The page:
Self-development is, what Simon Sinek would call, an ‘infinite game’. It’s a game that can be played indefinitely. There is no skill-ceiling. And the only way to lose is to choose not to play.
Self-development is not the goal. Self-development is just the skill (a skill which contains many sub-skills) which helps you to reach a goal that you’ve set. And like any skill, when you begin practicing it, you’re going to be bad at it.
And since at first you’re going to be bad at it, developing yourself isn’t going to go as well as you’d like to expect. This is what some popular self-help authors never talk about. They never talk about how self-development is a skill – that it’s difficult to make positive changes, because, at first, you’re not going to be good at doing that.
Think of the person who says that they want to read 20 books in 20 days, or lose 100 pounds in a month. They usually don’t finish their goals because they haven’t learned the best practices of setting goals (rig the game so that you can win, don’t rely on willpower), which is just one of the many sub-skills of self-development.
Think of the person who says that they’re going to change careers because they had an epiphany after reading one self-help book. They make the necessary arrangements, but they end up in a career that they hate more than the one they had before. They haven’t learned the skill of self-awareness (knowing what it is that you’re about, instead of what other people want you to be about) – another one of the many sub-skills of self-development.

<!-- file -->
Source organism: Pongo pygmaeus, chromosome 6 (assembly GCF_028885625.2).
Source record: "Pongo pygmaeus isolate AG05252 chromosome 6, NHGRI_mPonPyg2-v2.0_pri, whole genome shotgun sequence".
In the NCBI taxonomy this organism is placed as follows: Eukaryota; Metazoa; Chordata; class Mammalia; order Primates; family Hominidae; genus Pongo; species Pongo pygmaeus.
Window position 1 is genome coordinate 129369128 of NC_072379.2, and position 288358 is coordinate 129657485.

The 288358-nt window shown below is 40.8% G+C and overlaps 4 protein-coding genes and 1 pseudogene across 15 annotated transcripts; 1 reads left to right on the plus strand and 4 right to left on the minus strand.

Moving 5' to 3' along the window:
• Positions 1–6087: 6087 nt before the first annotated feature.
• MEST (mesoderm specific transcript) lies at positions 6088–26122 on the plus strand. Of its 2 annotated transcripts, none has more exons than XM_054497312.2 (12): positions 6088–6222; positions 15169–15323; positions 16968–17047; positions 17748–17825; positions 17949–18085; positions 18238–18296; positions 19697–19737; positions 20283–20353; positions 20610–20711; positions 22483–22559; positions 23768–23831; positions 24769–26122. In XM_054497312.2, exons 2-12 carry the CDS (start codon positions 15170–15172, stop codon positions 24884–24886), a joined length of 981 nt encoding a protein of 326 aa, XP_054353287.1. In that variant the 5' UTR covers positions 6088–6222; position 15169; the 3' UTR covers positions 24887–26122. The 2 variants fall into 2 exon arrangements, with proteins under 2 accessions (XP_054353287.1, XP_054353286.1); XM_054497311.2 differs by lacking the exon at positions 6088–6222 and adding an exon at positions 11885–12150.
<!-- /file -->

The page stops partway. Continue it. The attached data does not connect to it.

Self-development isn’t something that you can throw yourself into and expect massive results to happen overnight. Self-development is a skill to be practiced, not some holy lifestyle to be proselytized.
Self-development has no finish line. And why should it? If there was, we would get bored with having reached it, and we would look for the next thing to go after.
Actually, that’s exactly what we do. We reach a point of “this isn’t enough,” so we immediately look for the next thing to go after.
“This isn’t enough” can be a good reason to go after the next thing, that is, if you’ve learned from your practice of self-development not to be blinded by your ambition. What’s right in front of your eyes is often what’s blocking your view.